Great Read but Peggy adds a 4th lesson :
Remember that "one" of the reasons you are getting a discount from the bank on this home is because you are not receiving any disclosures about the home's history. We may see some surprised buyers if they don't take the time to do their due diligence BEFORE they purchase a Bank Owned home.
Real estate bargain hunting: Three lessons
•1. There really are bargains out there. And you should follow along, whether you're in the market or not. True, buying foreclosures has been a game mainly for real estate professionals trolling the market for desperation. Owners had typically let the place fall apart along with their finances. These homes weren't for everyone. Now, with declining prices and the irrationally exuberant lending of the recent past, foreclosures are coming to more respectable owners in more respectable areas. Upshot: if you shop carefully you can get far more for your dollar than even a few months ago.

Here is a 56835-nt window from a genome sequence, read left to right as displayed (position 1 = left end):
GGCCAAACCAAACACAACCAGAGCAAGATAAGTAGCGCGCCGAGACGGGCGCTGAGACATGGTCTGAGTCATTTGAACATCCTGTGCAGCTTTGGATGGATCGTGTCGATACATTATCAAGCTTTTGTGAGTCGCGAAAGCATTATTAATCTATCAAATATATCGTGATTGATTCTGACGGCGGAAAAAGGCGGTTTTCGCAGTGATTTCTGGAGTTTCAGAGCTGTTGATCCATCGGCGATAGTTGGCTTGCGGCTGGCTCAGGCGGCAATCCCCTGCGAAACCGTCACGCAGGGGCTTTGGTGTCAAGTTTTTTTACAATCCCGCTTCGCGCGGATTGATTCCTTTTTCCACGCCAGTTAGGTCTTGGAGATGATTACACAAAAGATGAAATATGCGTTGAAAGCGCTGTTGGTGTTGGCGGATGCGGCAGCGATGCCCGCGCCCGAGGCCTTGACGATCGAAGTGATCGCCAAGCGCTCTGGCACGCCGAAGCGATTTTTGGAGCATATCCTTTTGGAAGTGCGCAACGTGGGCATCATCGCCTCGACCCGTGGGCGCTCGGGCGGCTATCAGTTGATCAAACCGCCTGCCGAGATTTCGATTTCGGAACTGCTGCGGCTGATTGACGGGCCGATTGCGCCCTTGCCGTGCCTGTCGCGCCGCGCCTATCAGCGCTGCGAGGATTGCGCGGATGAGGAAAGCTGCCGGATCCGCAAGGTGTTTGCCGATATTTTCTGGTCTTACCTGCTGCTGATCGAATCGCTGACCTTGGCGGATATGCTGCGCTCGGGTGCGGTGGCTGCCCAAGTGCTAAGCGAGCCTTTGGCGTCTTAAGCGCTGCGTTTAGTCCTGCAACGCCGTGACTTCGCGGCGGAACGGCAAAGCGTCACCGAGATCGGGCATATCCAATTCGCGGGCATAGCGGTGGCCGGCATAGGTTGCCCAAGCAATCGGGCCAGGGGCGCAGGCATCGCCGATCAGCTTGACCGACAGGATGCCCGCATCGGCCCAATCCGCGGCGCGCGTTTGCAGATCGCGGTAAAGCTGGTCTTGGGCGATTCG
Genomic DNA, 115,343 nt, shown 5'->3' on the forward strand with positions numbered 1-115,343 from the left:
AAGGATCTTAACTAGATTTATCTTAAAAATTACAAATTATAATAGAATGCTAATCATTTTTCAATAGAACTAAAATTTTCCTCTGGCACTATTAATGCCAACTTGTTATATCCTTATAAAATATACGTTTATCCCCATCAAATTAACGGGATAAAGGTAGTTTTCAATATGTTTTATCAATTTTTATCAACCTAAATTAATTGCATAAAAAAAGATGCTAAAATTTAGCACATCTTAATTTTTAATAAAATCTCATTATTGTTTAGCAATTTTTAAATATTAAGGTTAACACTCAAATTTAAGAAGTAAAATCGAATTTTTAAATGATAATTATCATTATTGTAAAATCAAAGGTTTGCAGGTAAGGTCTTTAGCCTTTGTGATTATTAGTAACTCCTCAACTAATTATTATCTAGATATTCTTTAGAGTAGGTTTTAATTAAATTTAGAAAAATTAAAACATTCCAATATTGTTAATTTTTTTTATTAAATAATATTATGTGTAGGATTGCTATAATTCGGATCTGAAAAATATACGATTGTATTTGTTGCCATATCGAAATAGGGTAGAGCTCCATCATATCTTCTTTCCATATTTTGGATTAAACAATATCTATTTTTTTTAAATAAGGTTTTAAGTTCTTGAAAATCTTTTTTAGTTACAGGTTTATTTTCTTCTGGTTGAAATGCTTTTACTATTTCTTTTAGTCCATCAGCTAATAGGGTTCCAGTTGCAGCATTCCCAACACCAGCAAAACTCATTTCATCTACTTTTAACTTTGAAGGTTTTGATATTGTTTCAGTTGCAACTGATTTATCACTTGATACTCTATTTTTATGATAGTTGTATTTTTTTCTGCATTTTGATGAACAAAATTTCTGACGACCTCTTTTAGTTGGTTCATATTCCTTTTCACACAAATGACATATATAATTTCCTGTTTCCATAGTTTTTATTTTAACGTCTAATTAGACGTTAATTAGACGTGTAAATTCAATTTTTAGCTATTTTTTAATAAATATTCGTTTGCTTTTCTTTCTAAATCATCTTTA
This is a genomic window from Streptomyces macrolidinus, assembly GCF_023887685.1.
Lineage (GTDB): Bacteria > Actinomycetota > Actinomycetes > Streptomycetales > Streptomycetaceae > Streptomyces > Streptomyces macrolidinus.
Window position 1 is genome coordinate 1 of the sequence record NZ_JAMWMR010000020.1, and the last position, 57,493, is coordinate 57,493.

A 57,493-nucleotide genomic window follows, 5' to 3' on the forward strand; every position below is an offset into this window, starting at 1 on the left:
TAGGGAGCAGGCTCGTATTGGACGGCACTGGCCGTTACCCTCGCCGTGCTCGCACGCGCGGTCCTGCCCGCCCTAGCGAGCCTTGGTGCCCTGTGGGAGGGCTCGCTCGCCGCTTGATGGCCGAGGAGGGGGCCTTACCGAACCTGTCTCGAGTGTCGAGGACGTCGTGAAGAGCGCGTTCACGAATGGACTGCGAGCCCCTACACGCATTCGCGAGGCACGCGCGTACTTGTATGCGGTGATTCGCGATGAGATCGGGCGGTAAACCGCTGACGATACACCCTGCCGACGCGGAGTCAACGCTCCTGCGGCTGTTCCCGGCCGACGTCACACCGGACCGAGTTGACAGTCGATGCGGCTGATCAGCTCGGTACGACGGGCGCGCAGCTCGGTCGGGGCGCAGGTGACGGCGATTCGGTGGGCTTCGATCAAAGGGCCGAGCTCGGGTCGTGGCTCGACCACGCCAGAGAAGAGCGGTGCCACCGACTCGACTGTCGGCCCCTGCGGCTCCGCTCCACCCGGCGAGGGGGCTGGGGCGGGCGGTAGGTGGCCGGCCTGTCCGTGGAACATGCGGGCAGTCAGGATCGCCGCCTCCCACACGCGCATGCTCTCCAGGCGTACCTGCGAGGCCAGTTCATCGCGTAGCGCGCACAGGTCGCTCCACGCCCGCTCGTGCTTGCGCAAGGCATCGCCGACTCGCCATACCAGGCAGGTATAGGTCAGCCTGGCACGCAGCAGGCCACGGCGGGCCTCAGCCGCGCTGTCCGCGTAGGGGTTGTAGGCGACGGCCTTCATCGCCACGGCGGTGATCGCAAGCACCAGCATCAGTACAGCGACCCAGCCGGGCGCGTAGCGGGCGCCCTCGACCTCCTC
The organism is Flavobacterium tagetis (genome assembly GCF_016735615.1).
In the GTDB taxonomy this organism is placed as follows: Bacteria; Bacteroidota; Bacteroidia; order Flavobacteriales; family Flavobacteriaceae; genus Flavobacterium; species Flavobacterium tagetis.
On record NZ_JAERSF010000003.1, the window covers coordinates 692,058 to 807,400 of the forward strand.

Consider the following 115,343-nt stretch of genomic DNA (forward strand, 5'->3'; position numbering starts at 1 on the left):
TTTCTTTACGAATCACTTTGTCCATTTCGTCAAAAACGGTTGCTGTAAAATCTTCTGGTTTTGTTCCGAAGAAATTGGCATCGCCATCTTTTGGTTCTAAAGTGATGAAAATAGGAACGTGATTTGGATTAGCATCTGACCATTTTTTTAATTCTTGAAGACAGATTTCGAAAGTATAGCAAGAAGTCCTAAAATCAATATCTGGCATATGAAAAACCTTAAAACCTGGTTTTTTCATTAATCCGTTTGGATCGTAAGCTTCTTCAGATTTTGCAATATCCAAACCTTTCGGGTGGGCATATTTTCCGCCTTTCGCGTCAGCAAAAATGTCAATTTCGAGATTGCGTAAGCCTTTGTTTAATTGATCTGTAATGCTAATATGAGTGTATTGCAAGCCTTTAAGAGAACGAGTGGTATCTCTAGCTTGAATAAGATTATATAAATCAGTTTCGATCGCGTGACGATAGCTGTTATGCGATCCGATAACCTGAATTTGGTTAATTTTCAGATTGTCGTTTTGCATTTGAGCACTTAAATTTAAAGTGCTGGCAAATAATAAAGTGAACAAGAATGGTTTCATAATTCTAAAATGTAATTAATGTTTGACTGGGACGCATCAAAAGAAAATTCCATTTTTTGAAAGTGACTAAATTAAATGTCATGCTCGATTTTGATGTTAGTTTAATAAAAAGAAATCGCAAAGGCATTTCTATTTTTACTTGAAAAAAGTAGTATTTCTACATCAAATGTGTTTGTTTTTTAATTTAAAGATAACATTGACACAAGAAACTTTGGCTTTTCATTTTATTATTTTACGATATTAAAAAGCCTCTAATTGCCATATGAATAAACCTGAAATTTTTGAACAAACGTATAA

•2. The free market still works. To find the bottom of a market -- either yours or one you plan to buy into, track the lowest foreclosure sales. Have a real estate professional help you examine the statistics. The bidding war on the foreclosure speaks volumes about the real market price.
•3. It's still about location. Obviously, not every foreclosure in every neighborhood is an opportunity. Vines suggests: "The best bargains are found in neighborhoods with a lot of new construction and sales in 2005-2006, priced somewhat above the median price for the greater area."
Watching the foreclosure market will give a snapshot of where you are and where you're going with real estate. And you might find a good deal along the way.
By Jennifer Openshaw, Peter Sander contributed to this article.